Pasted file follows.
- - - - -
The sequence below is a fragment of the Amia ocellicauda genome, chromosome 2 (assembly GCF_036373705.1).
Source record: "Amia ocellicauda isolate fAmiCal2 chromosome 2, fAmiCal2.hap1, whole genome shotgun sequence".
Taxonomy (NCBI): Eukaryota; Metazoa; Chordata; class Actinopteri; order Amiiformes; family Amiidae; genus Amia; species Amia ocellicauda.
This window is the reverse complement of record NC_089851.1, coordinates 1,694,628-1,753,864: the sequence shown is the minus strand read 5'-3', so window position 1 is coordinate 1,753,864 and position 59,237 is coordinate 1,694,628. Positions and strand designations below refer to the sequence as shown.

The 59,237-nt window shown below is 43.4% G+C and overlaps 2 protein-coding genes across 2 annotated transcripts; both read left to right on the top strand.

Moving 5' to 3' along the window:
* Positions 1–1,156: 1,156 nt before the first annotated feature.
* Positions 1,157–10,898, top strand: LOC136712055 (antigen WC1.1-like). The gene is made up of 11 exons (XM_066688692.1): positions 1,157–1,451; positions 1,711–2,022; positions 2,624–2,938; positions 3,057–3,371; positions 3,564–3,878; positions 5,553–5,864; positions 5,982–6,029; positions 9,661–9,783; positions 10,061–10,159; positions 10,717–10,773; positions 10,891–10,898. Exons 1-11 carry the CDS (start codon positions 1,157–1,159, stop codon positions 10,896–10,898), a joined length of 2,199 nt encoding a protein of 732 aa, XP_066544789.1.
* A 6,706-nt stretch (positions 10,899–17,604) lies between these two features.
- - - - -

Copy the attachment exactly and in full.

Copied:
The sequence below is a fragment of the Amia ocellicauda genome, chromosome 2 (assembly GCF_036373705.1).
Source record: "Amia ocellicauda isolate fAmiCal2 chromosome 2, fAmiCal2.hap1, whole genome shotgun sequence".
Taxonomy (NCBI): Eukaryota; Metazoa; Chordata; class Actinopteri; order Amiiformes; family Amiidae; genus Amia; species Amia ocellicauda.
This window is the reverse complement of record NC_089851.1, coordinates 1,694,628-1,753,864: the sequence shown is the minus strand read 5'-3', so window position 1 is coordinate 1,753,864 and position 59,237 is coordinate 1,694,628. Positions and strand designations below refer to the sequence as shown.

The 59,237-nt window shown below is 43.4% G+C and overlaps 2 protein-coding genes across 2 annotated transcripts; both read left to right on the top strand.

Moving 5' to 3' along the window:
* Positions 1–1,156: 1,156 nt before the first annotated feature.
* Positions 1,157–10,898, top strand: LOC136712055 (antigen WC1.1-like). The gene is made up of 11 exons (XM_066688692.1): positions 1,157–1,451; positions 1,711–2,022; positions 2,624–2,938; positions 3,057–3,371; positions 3,564–3,878; positions 5,553–5,864; positions 5,982–6,029; positions 9,661–9,783; positions 10,061–10,159; positions 10,717–10,773; positions 10,891–10,898. Exons 1-11 carry the CDS (start codon positions 1,157–1,159, stop codon positions 10,896–10,898), a joined length of 2,199 nt encoding a protein of 732 aa, XP_066544789.1.
* A 6,706-nt stretch (positions 10,899–17,604) lies between these two features.